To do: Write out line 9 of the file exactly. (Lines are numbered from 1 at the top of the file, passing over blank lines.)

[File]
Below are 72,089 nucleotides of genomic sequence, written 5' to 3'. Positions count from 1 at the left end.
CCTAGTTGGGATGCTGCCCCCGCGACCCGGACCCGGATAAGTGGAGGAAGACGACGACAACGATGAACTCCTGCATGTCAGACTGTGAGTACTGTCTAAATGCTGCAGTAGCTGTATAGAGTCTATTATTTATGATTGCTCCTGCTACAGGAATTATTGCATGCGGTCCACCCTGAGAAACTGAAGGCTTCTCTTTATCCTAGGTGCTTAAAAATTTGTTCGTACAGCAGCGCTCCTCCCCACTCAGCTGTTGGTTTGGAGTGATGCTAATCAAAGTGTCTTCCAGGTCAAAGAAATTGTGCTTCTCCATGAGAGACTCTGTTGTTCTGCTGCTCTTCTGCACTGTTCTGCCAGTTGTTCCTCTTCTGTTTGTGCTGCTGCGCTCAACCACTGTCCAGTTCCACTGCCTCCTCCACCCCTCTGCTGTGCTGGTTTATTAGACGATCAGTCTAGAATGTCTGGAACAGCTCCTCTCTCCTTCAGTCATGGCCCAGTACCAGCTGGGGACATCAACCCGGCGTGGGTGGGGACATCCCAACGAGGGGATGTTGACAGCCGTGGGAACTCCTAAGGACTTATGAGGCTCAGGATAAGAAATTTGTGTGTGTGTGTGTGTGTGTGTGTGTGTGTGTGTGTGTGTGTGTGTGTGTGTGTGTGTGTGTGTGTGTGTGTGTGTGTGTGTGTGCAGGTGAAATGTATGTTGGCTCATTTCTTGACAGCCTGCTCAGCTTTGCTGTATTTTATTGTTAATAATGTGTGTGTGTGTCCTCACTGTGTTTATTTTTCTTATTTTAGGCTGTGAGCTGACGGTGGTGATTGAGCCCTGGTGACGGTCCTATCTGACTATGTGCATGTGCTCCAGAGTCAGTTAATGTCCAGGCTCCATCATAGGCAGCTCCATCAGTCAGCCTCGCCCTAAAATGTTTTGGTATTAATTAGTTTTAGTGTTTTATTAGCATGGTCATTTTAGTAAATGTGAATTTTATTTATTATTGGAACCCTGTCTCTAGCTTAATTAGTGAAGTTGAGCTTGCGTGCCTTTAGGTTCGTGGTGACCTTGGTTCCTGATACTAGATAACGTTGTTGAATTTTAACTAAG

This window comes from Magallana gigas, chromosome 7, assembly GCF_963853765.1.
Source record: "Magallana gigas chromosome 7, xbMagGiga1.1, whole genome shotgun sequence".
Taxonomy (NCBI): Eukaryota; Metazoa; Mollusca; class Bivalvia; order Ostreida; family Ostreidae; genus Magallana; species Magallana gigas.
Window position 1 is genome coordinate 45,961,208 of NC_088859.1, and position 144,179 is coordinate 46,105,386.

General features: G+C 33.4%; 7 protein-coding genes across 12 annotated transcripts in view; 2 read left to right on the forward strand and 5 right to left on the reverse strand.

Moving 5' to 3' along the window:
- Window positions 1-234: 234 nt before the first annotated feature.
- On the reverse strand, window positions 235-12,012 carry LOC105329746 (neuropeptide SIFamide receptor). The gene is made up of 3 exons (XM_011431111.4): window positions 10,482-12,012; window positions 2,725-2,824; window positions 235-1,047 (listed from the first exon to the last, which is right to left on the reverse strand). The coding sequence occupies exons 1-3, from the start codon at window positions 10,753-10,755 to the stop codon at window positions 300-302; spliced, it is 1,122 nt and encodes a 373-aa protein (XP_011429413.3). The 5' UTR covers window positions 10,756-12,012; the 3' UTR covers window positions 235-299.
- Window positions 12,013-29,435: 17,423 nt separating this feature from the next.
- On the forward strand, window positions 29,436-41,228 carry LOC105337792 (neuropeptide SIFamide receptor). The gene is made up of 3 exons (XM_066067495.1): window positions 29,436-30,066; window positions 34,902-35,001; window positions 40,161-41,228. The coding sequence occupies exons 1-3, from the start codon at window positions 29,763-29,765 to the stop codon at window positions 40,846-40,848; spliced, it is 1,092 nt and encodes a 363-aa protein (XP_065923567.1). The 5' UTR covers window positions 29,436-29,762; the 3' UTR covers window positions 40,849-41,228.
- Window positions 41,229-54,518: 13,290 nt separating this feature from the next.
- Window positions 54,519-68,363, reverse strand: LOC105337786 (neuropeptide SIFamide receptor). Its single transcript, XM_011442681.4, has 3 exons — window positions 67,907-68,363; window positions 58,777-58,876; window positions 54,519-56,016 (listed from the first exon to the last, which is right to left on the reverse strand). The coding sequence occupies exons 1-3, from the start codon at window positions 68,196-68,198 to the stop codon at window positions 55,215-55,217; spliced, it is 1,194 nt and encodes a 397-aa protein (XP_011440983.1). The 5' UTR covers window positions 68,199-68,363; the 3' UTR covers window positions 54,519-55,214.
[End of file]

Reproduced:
- Window positions 1-234: 234 nt before the first annotated feature.